Feminist Philosophers

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“Intermittent Explosive Disorder” December 16, 2009

Filed under: domestic violence,hostile workplace,medicine,mental health,science — annejjacobson @ 12:23 am

It’s that time of the year again!  Happy Holidays, lots of cheer and tension and stress.  And in such conditions, the possibility that someone will explode goes up.  And with it the chances of misery and even injury, perhaps a permanent break in a family group.

This blog has been very concerned about domestic abuse, and the fact that women are so often the target.  So I was  interested to see today in a list of recent papers that crossed my desk a reference to intermittent explosive disorder.   (I  didn’t know it had such an official name!)

According to the Mayo Clinic, this is a disorder characterized by:

Intermittent explosive disorder is characterized by repeated episodes of aggressive, violent behavior in which you react grossly out of proportion to the situation …  Later, people with intermittent explosive disorder may feel remorse, regret or embarrassment.

Explosive eruptions, usually lasting 10 to 20 minutes, often result in injuries and the deliberate destruction of property. These episodes may occur in clusters or be separated by weeks or months of nonaggression.

Road rage. Domestic abuse. Angry outbursts or temper tantrums that involve throwing or breaking objects.

Like many other clinical diagnoses, the behavior described may be exhibited without the full disorder, so there can be a number of different conditions that produce the frightening 10 to 20 minutes of rage that may be accompanied by behavior designed to hurt, either physically or emotionally.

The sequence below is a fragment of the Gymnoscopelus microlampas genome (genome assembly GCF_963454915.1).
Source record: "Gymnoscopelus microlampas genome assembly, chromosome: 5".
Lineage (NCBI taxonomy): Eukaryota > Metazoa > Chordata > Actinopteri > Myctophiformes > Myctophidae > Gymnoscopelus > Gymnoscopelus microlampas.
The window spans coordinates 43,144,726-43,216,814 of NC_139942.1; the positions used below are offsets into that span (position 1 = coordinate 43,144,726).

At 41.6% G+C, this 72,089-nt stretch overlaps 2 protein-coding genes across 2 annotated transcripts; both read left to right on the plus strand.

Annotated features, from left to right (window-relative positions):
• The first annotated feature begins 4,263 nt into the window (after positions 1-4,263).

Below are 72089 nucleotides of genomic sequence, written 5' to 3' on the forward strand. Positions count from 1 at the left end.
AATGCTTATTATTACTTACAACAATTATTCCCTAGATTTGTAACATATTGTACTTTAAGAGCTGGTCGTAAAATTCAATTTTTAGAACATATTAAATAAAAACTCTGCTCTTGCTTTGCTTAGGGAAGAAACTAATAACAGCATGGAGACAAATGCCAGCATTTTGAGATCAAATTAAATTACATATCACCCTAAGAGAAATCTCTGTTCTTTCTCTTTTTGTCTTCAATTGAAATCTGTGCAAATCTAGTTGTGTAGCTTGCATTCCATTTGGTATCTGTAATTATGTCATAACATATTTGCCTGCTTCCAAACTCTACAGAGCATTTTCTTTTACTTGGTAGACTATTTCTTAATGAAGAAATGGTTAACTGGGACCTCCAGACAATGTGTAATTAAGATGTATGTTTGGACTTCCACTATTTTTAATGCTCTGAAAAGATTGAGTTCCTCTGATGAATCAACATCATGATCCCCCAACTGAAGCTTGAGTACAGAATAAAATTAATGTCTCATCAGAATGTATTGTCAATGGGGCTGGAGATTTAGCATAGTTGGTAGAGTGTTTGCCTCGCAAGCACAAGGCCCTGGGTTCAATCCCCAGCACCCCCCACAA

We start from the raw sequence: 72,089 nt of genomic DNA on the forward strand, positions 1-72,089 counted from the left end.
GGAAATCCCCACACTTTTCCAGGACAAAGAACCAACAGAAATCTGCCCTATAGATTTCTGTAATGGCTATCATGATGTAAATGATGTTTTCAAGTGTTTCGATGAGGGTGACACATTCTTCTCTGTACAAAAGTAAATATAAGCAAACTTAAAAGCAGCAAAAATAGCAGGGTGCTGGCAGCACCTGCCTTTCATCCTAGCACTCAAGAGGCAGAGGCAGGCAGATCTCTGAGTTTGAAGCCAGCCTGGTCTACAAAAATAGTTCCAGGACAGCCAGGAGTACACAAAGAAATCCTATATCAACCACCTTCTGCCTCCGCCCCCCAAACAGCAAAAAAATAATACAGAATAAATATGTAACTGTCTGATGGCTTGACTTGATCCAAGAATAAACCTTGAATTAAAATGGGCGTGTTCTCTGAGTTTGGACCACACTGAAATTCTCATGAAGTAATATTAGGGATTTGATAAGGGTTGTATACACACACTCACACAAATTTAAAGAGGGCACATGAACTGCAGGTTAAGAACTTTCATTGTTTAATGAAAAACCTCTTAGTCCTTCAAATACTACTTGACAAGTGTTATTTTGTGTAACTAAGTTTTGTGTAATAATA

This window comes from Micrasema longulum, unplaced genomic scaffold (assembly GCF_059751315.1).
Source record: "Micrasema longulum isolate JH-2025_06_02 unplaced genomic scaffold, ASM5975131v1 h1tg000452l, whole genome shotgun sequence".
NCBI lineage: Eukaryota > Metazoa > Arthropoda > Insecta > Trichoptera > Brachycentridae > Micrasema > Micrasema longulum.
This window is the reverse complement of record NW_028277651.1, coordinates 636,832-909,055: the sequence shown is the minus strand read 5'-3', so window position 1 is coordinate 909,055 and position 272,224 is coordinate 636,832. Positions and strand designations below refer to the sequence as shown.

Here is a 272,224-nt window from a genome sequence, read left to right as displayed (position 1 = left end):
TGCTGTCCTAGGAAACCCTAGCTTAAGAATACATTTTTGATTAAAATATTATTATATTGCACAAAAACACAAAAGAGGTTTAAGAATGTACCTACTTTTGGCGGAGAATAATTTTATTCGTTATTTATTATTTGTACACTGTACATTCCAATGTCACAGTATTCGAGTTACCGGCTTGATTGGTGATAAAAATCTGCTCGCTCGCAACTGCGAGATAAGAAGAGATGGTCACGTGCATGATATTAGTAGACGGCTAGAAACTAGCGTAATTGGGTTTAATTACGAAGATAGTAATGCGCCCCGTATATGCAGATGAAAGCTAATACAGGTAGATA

These anger fits can be dangerous; they should less bad that the systematic bullying and brutalizing that can go on.   But as always, anyone feeling in danger needs to try to get out of the situation. 

If it seems not that bad – maybe all that will happen is that a day is ruined for the rest of the family – then simply heading the tantrum off might be possible.  It completely sucks  to be stuck with such a problem, and the last thing you should think is that  you are responsible; think of taking action as instead like a way to protect oneself against the elements.

The Mayo Clinic suggests part  of the solution lies with anger management.  If you know someone you are concerned may throw one of these frightening tantrums, you might consider whether you can use any of the information on self-management.  Some of these translate into ways to head off the behavior in others.  For example, you can arrange some time out by suggesting a walk or another sort of break.  Other  things you might talk over with people who seem likely to explode. 

  1. Take a ‘timeout.’ Although it may seem cliche, counting to 10 before reacting really can defuse your temper.
  2. Get some space. Take a break from the person you’re angry with until your frustrations subside a bit.
  3. Once you’re calm, express your anger. It’s healthy to express your frustration in a nonconfrontational way. Stewing about it can make the situation worse.
  4. Get some exercise. Physical activity can provide an outlet for your emotions, especially if you’re about to erupt. Go for a brisk walk or a run, swim, lift weights or shoot baskets.
  5. Think carefully before you say anything. Otherwise, you’re likely to say something you’ll regret. It can be helpful to write down what you want to say so that you can stick to the issues. When you’re angry, it’s easy to get sidetracked.
  6. Identify solutions to the situation. Instead of focusing on what made you mad, work with the person who angered you to resolve the issue at hand.
  7. Use ‘I’ statements when describing the problem. This will help you to avoid criticizing or placing blame, which can make the other person angry or resentful — and increase tension. For instance, say, “I’m upset you didn’t help with the housework this evening,” instead of, “You should have helped with the housework.”
  8. Don’t hold a grudge. If you can forgive the other person, it will help you both. It’s unrealistic to expect everyone to behave exactly as you want.
  9. Use humor to release tensions. Lightening up can help diffuse tension. Don’t use sarcasm, though — it’s can hurt feelings and make things worse.
  10. Practice relaxation skills. Learning skills to relax and de-stress can also help control your temper when it may flare up. Practice deep-breathing exercises, visualize a relaxing scene, or repeat a calming word or phrase to yourself, such as “Take it easy.” Other proven ways to ease anger include listening to music, writing in a journal and doing yoga.

Any other suggestions?  Comments?  Thoughts?

 

 
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